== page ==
For many years the communist rule of Nicolae Ceausescu left Romania in a state of extreme repression and poverty, which thankfully led to a revolt where his powers where removed and he was subsequently executed in December 1989.
Since then Romania has been gradually improving, both politically and in terms of the overall standard of living. Tourism is a growing area which has greatly helped the country’s economy.
The country is probably best known for Transylvania, which lures tourists in with images of haunted forests, medieval towns, castles and of course the legends of Dracula.
Romania however, has a lot more to offer visitors than medieval castles and ghostly legends- it is both rich in culture and boasts some beautiful natural diversity.
One of the main problems is that a great deal of Romania’s charm lies outside of It’s major towns and cities, this coupled with the fact that it is the largest of the Balkan states, means taking in all there is to see can be difficult.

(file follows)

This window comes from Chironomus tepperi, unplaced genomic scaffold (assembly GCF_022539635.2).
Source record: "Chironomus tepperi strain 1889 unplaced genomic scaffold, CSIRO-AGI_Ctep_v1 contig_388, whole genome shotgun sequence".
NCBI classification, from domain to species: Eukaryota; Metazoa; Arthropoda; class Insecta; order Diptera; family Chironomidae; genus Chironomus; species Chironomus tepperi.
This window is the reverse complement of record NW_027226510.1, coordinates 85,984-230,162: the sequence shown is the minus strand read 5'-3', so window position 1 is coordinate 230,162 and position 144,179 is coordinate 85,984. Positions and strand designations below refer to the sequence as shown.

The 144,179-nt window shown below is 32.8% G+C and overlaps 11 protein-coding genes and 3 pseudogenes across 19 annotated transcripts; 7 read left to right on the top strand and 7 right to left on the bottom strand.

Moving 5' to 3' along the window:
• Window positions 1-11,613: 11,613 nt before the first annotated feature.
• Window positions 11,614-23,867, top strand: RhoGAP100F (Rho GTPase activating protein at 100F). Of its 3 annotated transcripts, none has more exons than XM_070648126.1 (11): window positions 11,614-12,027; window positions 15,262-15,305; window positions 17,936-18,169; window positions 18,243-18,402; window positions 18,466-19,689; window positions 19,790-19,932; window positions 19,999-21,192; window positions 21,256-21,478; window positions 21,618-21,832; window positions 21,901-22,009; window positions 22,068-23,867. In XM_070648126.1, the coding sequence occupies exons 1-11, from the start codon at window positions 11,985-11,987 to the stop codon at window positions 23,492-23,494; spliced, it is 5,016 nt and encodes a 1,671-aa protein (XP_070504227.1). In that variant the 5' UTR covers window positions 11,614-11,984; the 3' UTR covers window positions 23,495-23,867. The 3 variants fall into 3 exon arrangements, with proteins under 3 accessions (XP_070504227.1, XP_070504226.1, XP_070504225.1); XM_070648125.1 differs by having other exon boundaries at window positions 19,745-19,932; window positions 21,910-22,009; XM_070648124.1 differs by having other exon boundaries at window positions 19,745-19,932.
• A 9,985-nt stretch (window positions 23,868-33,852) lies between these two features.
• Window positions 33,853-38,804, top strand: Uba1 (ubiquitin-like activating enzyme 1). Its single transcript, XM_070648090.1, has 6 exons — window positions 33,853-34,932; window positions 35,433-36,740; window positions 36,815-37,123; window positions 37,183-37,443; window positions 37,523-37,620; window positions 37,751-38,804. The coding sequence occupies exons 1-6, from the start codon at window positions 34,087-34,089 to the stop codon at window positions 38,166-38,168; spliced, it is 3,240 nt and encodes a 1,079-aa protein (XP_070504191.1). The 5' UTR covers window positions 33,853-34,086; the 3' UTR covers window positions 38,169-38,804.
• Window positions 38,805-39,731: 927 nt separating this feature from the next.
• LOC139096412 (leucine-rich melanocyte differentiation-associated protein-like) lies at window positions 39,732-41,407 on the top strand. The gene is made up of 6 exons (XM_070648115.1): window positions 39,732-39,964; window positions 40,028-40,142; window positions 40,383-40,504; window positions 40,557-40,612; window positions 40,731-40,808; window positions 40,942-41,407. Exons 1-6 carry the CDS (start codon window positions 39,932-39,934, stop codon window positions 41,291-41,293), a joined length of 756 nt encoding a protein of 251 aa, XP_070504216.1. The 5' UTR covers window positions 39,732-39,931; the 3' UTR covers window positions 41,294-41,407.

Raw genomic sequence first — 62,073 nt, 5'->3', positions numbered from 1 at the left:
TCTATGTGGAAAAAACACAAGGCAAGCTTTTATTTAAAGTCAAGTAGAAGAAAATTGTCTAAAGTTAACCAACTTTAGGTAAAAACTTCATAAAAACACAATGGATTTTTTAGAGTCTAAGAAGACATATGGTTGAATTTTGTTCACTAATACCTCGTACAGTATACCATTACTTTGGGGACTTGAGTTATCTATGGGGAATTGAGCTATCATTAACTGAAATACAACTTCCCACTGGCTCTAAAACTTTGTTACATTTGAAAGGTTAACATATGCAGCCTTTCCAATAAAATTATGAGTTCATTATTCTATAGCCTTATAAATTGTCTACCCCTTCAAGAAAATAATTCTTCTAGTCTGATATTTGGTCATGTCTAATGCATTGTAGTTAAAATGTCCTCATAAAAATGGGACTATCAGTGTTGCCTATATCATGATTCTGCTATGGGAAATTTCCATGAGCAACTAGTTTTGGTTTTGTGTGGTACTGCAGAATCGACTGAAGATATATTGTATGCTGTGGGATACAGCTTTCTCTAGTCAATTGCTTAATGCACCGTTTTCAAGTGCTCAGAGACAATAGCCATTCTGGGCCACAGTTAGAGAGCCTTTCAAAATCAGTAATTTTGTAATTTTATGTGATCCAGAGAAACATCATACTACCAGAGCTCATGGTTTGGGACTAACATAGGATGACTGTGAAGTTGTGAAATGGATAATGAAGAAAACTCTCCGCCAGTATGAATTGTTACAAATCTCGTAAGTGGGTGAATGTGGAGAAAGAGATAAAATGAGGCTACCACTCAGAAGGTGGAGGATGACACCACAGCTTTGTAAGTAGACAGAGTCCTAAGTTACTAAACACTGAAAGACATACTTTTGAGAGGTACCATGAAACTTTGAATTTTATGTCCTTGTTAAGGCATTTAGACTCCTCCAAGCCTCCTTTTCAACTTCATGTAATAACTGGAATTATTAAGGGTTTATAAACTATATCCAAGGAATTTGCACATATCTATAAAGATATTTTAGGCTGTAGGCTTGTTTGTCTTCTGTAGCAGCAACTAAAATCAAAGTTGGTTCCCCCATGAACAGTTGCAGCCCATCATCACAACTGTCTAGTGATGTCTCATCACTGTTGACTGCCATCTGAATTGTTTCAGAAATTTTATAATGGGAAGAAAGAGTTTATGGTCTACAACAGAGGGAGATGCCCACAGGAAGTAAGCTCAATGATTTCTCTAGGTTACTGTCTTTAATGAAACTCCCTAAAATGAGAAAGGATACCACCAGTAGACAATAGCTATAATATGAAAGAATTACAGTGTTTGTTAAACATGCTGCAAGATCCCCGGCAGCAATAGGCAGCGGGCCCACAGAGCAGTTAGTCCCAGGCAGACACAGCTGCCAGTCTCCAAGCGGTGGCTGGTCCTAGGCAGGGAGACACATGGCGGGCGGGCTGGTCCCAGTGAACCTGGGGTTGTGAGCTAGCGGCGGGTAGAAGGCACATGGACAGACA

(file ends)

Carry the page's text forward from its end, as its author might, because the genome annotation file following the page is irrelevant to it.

For this reason, if you are able to, then opting to drive during your time in Romania is an excellent option – this way you can stray from the beaten track where you may find yourself passing through one of the many rustic medieval villages while exploring the mountainous regions or maybe just relax on the sandy beaches of the Black Sea’s Coast.
Unlike some other European countries, to drive in Romania you must possess an International Drivers Licence, and to rent a car you must be at least 21 years of age.
One of the main problems those unfamiliar with driving in Romania have is the presence of horse-drawn carts and free livestock that are in abundance throughout the country. Therefore caution should be exercised at all times, especially during night.
Thankfully, in most cases all UK insurance policies automatically cover the minimum of what is required when driving in Romania, this being third party, fire and theft.